SALT LAKE CITY (UT)
Salt Lake Tribune [Salt Lake City UT]
August 12, 2022
By Bryan Schott
Rep. Phil Lyman, R-Blanding, wants to remove a carve-out in Utah’s child protection laws that allows clergy members not to report suspected child abuse.
Utah law requires anyone who knows of or suspects abuse or neglect to report it to the state or law enforcement. Clergy members are exempted from the mandatory reporting requirement if someone confesses to them while “functioning in the ministerial capacity.”
In a news release, the Republican said he was concerned about recent news stories about how laws protecting children from abuse have failed. Providing an exemption for clergy members when reporting abuse is problematic.
“There are too many heartbreaking stories of abuse in Utah and across the nation of help that never came or came too late,” Lyman said.
An Associated Press investigation into The Church of Jesus Christ of Latter-day Saints handling of child sex abuse cases revealed how church leaders used a so-called “helpline” to keep abuse accusations against members from being reported to law enforcement. The LDS Church pushed back vociferously against the allegations, calling the article “oversimplified and incomplete.”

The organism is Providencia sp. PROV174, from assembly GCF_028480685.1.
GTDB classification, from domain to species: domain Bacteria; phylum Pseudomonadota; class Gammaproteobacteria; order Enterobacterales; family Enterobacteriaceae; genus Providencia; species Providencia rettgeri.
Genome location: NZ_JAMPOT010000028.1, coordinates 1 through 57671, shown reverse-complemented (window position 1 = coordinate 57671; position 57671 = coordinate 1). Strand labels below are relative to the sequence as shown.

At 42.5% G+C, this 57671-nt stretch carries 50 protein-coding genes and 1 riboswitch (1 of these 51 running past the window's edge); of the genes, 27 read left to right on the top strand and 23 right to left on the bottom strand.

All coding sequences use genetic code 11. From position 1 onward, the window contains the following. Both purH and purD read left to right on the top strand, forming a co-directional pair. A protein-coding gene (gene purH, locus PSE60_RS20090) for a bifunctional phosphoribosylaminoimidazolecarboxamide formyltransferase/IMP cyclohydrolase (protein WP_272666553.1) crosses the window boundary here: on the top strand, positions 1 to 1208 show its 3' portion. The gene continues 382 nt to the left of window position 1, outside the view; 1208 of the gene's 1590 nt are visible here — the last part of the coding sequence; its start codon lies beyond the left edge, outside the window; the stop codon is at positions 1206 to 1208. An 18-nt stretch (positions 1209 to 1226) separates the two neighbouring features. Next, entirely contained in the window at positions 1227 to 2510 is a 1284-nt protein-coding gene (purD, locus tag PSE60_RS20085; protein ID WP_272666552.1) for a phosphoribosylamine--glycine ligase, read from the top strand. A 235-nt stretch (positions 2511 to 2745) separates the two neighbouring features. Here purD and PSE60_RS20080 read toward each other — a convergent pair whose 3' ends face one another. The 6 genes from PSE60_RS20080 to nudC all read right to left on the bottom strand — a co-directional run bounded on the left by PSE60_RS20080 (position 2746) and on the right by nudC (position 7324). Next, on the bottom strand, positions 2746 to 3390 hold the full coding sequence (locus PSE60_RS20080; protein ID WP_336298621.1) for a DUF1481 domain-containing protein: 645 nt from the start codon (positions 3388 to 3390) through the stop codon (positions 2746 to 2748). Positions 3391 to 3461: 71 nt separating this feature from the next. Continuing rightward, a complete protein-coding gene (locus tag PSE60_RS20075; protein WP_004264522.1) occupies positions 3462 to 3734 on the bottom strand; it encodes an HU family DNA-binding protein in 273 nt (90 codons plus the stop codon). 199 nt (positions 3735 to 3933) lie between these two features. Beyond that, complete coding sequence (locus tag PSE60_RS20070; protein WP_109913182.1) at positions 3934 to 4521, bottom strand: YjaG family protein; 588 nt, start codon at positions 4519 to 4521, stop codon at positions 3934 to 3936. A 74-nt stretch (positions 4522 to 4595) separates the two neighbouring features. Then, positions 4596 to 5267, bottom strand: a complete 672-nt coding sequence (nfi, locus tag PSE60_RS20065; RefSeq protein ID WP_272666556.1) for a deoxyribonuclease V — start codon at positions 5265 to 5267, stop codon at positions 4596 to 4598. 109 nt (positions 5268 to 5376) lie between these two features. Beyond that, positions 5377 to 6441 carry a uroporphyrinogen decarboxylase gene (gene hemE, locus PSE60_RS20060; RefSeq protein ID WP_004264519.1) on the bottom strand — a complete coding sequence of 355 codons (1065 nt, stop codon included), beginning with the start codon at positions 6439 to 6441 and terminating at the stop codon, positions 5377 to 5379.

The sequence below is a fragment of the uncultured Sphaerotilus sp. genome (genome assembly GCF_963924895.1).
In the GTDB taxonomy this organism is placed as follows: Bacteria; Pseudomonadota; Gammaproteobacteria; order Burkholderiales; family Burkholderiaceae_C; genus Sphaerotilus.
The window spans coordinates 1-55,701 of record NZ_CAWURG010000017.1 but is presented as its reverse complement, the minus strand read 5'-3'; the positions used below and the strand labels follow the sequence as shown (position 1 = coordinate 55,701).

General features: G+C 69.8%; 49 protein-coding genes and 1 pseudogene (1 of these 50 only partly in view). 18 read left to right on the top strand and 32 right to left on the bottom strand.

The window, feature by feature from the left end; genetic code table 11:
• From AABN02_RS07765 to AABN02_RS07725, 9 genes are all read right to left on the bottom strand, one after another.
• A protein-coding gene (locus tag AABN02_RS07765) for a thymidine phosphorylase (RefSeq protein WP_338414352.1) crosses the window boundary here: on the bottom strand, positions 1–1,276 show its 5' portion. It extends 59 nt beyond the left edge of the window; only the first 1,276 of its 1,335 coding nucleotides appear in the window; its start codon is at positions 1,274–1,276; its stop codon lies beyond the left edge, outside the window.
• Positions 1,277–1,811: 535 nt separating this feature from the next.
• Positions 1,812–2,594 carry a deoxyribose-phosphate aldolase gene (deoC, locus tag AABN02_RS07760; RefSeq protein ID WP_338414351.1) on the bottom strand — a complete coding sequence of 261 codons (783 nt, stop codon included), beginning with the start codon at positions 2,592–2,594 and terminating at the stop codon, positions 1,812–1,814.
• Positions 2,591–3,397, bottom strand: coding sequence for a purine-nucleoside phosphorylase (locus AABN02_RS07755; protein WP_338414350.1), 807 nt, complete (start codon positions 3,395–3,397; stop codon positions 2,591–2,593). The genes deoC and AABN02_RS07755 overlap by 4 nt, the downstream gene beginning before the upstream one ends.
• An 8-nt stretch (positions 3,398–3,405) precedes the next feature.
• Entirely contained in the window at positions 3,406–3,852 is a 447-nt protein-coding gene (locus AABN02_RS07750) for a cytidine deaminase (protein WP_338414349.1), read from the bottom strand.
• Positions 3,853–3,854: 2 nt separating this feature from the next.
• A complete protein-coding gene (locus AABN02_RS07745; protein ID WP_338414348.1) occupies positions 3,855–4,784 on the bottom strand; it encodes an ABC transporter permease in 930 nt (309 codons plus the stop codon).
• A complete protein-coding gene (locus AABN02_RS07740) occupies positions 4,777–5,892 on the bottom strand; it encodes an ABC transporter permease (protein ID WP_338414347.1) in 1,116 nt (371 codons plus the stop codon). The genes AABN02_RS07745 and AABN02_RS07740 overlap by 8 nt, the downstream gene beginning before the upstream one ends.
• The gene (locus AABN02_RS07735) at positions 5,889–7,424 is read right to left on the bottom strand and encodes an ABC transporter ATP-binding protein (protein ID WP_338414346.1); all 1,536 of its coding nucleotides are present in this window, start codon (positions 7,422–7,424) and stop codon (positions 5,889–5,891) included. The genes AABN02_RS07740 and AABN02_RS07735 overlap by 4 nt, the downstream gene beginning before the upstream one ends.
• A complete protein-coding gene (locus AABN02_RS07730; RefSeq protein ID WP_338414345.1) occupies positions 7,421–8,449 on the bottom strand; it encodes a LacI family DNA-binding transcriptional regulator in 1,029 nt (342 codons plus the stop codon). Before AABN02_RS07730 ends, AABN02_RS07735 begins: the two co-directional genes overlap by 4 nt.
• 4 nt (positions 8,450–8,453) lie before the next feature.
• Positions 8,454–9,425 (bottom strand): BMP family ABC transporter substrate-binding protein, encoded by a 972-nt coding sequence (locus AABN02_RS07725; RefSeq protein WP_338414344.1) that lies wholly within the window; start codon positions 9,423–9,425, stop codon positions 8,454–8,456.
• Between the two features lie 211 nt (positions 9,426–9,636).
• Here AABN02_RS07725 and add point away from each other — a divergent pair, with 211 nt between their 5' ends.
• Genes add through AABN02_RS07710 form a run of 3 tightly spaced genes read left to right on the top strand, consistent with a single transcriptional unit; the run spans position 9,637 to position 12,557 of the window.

Lyman said in a text message to The Tribune that one story was not the impetus for wanting to remove the clergy exception from the law.
In addition to removing the clergy exemption, Lyman says the state needs to examine procedures at state agencies on how complaints are handled.
“I believe lawmakers, regardless of religious or political affiliation, must revisit this critical state statute to provide much-needed clarity in the law. Families and individuals devastated by physical, emotional, or sexual abuse should find safety and protection in the law, not loopholes.” Lyman said.
Lyman says he’s opened a bill file to address the issue in the 2023 legislative session.
This is not the first time lawmakers have attempted to remove the reporting exemption for clergy members. In 2020, Rep. Angela Romero, D-Salt Lake City, sponsored similar legislation, but that bill died without receiving a committee hearing.
Romero has also opened a bill file to remove the clergy exception from the abuse reporting laws. Lyman says he will let Romero take the lead on the issue if she decides to push ahead with her version of the bill.